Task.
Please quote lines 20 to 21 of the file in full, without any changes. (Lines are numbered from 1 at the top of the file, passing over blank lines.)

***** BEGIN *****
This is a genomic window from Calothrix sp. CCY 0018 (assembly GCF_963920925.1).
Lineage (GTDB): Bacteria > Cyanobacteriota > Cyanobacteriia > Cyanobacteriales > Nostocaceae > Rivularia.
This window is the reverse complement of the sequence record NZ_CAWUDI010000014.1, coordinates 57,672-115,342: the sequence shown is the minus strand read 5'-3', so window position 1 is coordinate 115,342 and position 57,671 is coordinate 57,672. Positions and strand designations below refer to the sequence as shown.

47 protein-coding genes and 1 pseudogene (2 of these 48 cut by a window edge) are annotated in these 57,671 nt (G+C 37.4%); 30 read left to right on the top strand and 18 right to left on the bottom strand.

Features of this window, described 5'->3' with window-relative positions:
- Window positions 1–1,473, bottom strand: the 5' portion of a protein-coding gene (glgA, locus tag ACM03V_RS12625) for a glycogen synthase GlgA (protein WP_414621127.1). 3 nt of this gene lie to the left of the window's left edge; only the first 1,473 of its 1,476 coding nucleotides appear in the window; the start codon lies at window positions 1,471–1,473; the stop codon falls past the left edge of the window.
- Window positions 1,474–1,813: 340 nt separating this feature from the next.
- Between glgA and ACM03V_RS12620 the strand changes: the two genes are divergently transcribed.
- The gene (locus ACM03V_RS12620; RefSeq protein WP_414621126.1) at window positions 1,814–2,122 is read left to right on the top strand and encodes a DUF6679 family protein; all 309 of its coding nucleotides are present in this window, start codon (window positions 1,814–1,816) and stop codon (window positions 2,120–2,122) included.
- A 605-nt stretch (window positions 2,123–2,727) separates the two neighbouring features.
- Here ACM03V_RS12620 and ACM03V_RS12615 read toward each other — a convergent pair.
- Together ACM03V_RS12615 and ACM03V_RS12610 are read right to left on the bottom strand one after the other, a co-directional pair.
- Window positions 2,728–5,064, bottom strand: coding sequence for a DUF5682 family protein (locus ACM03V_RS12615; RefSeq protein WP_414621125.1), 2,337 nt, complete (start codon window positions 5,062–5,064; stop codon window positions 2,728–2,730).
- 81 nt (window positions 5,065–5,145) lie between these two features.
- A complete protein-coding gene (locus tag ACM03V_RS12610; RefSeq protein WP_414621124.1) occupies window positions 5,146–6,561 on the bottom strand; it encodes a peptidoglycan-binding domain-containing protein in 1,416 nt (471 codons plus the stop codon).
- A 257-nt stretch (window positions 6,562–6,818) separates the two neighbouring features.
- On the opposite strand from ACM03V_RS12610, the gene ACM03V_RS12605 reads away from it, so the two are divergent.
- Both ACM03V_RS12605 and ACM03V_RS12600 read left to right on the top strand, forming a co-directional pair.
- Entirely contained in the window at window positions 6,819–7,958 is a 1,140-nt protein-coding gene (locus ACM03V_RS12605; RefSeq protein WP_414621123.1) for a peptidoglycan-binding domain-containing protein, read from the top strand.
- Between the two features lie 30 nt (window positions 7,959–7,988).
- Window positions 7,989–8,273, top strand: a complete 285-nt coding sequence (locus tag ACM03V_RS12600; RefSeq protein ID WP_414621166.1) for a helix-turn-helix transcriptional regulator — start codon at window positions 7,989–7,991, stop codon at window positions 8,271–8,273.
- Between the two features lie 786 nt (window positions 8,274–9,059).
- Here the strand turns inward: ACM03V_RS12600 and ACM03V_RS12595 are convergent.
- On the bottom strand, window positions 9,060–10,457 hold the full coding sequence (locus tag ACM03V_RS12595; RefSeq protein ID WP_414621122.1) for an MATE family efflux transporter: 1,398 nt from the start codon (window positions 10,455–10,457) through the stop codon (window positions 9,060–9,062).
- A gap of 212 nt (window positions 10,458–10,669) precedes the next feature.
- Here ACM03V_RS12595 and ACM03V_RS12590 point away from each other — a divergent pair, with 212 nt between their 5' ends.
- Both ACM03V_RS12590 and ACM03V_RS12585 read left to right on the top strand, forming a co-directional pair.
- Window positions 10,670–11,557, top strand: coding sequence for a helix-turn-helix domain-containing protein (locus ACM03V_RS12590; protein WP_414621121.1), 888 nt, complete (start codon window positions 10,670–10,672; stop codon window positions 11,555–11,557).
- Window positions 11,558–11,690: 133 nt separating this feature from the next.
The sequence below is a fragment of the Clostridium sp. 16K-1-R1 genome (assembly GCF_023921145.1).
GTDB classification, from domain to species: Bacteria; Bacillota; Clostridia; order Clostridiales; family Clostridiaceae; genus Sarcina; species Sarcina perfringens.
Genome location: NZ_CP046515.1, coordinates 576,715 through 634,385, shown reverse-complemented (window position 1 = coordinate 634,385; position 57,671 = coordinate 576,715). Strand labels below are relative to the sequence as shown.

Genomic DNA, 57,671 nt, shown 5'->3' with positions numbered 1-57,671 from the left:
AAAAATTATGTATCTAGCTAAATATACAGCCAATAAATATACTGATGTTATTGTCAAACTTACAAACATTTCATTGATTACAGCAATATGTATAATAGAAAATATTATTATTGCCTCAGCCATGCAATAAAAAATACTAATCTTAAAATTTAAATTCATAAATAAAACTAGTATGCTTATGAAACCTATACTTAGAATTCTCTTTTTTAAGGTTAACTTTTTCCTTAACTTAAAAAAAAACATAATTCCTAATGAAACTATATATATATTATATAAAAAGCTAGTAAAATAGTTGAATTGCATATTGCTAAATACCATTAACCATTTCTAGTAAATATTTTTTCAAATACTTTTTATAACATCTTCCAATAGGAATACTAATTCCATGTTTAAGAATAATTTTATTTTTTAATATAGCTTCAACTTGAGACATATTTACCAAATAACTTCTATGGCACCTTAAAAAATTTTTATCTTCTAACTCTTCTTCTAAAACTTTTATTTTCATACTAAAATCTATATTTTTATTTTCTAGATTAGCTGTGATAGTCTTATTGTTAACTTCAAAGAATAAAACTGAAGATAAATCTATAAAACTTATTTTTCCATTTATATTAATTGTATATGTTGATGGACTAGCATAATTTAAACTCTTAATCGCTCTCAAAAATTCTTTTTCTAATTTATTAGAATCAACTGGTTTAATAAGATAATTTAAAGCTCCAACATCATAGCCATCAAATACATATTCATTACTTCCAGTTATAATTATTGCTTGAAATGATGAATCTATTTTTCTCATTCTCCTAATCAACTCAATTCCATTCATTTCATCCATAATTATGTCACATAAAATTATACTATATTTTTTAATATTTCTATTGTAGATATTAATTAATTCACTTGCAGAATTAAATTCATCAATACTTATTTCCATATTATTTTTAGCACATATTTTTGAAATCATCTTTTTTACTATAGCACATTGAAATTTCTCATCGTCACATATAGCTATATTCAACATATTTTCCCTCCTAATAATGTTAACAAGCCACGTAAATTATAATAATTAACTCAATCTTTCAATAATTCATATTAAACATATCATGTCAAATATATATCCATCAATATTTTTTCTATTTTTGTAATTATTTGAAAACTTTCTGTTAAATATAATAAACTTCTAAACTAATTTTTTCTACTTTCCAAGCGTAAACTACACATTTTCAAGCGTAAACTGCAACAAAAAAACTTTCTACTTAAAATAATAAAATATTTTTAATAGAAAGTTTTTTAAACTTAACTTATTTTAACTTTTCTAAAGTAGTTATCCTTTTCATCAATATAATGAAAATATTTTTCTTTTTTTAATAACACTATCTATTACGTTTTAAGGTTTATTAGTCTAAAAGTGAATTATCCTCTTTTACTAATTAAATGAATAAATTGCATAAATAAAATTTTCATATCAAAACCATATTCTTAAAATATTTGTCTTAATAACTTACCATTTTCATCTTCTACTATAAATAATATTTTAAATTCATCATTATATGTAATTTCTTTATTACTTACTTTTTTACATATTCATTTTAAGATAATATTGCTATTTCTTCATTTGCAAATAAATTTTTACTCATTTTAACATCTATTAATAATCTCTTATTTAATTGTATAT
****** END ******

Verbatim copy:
- Between the two features lie 30 nt (window positions 7,959–7,988).
- Window positions 7,989–8,273, top strand: a complete 285-nt coding sequence (locus tag ACM03V_RS12600; RefSeq protein ID WP_414621166.1) for a helix-turn-helix transcriptional regulator — start codon at window positions 7,989–7,991, stop codon at window positions 8,271–8,273.